CaHGen: A Cards Against Humanity generator in ruby and prawn

Cards Against Humanity is a terrible game that has instant appeal and is liberally licensed, which is nice. Some time back a group of friends and I constructed our own, modified, deck, based on the fact that:

  • We don’t get half the US-centric jokes in the deck
  • We don’t enjoy poop jokes quite as much as the authors

Our original set was hand-written on torn-up bits of printer paper, but I decided that if we were going to do this properly we should print some out. My first attempt involved Microsoft Word’s label program, but I quickly determined that I could make the whole thing incredibly geekier by using Prawn to turn a text file into a PDF, ready for printing.

So that’s what I did. You can grab the code here, and you can see the results in the banner above.

Running it yourself

Once you’ve installed cahgen (it needs the gems prawn and trollop, but that’s it), all you need to do is make a plaintext file of questions and answers. Here’s the sort of thing I’m talking about:

Vigilante justice.
Three-ply toilet paper.
Letting everyone down.
Blood.\\So much blood.
Universal fear and terror.
Hundred of bees.

You can use backslashes to indicate newlines (so the above answer card for “blood” takes up two lines, with a one-line break in the middle). Other than that, you can’t do any formatting, but I haven’t seen an “official” Card Against Humanity with formatting, so I’m sure you’ll manage.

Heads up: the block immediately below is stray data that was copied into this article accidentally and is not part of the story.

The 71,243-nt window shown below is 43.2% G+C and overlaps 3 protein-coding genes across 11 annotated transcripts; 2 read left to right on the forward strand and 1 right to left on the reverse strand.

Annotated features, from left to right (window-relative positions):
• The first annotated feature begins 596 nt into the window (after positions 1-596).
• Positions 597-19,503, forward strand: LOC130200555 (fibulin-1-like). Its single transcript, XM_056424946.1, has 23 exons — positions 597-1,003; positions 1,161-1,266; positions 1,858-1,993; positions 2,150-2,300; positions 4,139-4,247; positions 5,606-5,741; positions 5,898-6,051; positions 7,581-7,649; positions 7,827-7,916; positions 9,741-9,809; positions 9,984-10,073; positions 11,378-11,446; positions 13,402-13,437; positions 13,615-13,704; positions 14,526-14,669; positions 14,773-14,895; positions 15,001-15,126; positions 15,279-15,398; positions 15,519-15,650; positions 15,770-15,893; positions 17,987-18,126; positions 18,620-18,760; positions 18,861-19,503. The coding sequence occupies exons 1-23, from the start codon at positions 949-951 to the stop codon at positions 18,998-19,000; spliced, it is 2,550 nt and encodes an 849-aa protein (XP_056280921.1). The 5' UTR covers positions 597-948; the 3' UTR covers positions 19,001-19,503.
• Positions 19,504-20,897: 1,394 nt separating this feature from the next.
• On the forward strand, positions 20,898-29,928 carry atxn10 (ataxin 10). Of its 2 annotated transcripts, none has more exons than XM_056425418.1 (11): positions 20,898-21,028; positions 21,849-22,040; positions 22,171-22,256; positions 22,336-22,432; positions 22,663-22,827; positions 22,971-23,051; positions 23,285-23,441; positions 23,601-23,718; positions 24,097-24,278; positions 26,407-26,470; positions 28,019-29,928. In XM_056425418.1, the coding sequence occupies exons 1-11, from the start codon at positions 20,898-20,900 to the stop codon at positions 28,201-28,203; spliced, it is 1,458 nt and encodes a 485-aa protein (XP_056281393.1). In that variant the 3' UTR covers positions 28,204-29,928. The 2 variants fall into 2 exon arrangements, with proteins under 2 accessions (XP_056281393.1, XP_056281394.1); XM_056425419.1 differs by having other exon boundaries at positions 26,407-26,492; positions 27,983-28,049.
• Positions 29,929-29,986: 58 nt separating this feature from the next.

Output goes to output.pdf, ready for printing. Our home printer is a somewhat senescent HP Photosmart that doesn’t support duplex, so the actual process of printing (i.e. feeding in card-stock, one sheet at a time, and putting just-printed pages back in the printer to do the other side) is the most labour-intensive part of this process.

Identifying a pattern

Prawn is an amazing tool for generating PDFs. In fact, since making the above code for CaH I’ve built a simple letter generator for the inevitable post-Christmas correspondence to overseas relatives. I would usually write these letters in Pages, but it’s always been a case of using the “least-worst” word processor available (and in my mind, Pages ‘11 is a UI downgrade from '09). Now I can write the letter up in my favourite text editor and convert to a fully-formatted, properly-dated, well-addressed letter in seconds.

I feel that this is an emergent pattern: replacing word processor tasks with text editor tasks, followed by conversion of plaintext to PDF. Now I’ve identified the pattern, I’m interested to see if there’s any other tasks in my life I can convert.